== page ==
Elon Musk has more than once called Tesla’s vehicles “prized assets” because of the automaker’s fully self-driving software. Musk has even said he believes the true value of FSD is “over $100,000.” So you’d think electric vehicles with the suite of features would get a trade-in value, right? Apparently not.
A Tesla owner looking to trade in his 2020 Tesla Model Y Performance found out the hard way that FSD did not, in fact, greatly increase the value of their vehicle. Alex, the owner of the Model Y, recently posted his complaint about the value of FSD on Twitter, tagging both Tesla and Elon Musk in an effort to vent and possibly address the issue as well.
According to the advisor Alex spoke to via text message, their 2020 Model Y Performance was valued at $37,700 as a trade-in. That price includes premium add-ons such as the car’s red paint (a $2,000 option today), a white interior (a $1,000 upgrade), and Tesla’s Full Self-Driving software — the price for this is a bit more complicated, so we’ll talk about that later, but keep in mind that the software costs a whopping $15,000 on top of the vehicle price if you were to buy it today.
Base cost of the Model Y Performance ran between $59,990 and $61,000 from 2019 to 2020, plus add-ons like paint, interior, and FSD. If you bought the same car with FSD today, it would cost about $72,880. Without knowing the mileage or other issues, Alex’s trade-in value is about 48% lower than the cost of a new build with identical add-ons. But that’s not the core of Alex’s problem.
The problem is specifically how much value FSD added – or did not add. Alex pressed on how Tesla values FSD in its trade-in offer, which is fair given that Elon Musk did say that would be the only reason vehicles increase in value, and the cost of FSD has risen significantly since 2020. As it turns out, Tesla only thinks FSD is worth only $3,900 in transactions. It’s unclear if that’s a fixed value or if it’s based on vehicle age or mileage, but that’s the number Alex got.
That might be one of the higher valuations in the used car industry. It’s reportedly higher than Tesla has been offering owners in the past, as others have claimed trade advisors told them FSD doesn’t add value to their trade-in.
The automaker has been aware of this pain point for several years. In fact, in 2021, Elon Musk said that FSD “should be considered reasonably valuable” when trading in. It seems that Tesla is now taking value into account, but it may not be exactly what owners consider to be reasonably valuable.
In April 2019, Tesla’s FSD software cost $5,000 before rising to $6,000 in May and then again to $7,000 in August. In July 2020, it rose again to $8,000 and continued to rise until reaching its current price of $15,000 in September 2022.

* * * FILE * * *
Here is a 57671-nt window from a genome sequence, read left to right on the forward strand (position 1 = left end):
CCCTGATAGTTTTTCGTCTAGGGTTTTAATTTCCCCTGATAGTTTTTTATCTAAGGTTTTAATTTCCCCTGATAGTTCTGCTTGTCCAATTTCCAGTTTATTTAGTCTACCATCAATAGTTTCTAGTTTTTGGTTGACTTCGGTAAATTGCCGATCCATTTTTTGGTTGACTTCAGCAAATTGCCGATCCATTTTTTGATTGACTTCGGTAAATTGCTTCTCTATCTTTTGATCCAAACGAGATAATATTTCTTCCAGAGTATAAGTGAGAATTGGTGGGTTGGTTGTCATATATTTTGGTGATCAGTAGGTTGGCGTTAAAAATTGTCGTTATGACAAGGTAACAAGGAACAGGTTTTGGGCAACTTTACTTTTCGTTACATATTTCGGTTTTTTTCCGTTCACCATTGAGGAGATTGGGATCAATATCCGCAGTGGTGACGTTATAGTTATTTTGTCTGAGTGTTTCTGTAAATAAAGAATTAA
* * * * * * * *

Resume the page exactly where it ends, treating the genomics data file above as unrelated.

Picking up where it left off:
Backing up Alex’s situation: Given the vehicle year, Alex would have bought FSD when it cost between $5,000 and $8,000. Tesla’s own team values FSD for this particular transaction at $3,900 per SMS exchanged as part of the trading process. In fact, despite Musk’s claim that vehicles are a valuable asset, particularly because of FSD, the value of the software itself fell by as much as $4,100 with Tesla’s trade-in offer.
Keep in mind that the cost of selling the software increased by as much as $10,000 during that same period. I’m not an accountant, but that doesn’t seem like a valuable asset to me.
Non-Tesla resellers don’t seem to find that much value in the software. Owners on Reddit looking to sell their vehicles have reported that some retail chains like CarMax offered absolutely nothing extra when FSD comes with potential trade-ins.
“[The] Carmax rep showed me their options screen, and there’s no box there that they can select to give the car the extra value,” said one posted on Reddit. “So if you’re the type of person who changes car every few years switches, don’t get an FSD because you don’t get any value for it.”
To make matters worse for owners, new and existing Tesla buyers don’t actually have to shell out $15,000 for FSD. Tesla is now allowing owners to purchase a subscription to the feature for $200 a month, meaning it would take 75 months (or just over six years) to match the $15,000 price of buying outright from FSD.
If an owner plans to buy a new vehicle before that six-year period is up, there’s no point buying FSD outright unless they’re concerned that Tesla will raise the price again. And since Tesla doesn’t allow owners to transfer FSD to other vehicles without buying it all over again, it puts the software’s valuation entirely on the vehicle, from cradle to grave.
These reasons are
, in part, why some investors believe that FSD is “worthless” in the resale market. Whether that will prove true remains to be seen, but it seems that at least some car dealers are being cautious and not compensating owners for FSD in vehicle trade-ins, or at least significantly undervaluing it relative to what Tesla is. currently charging.
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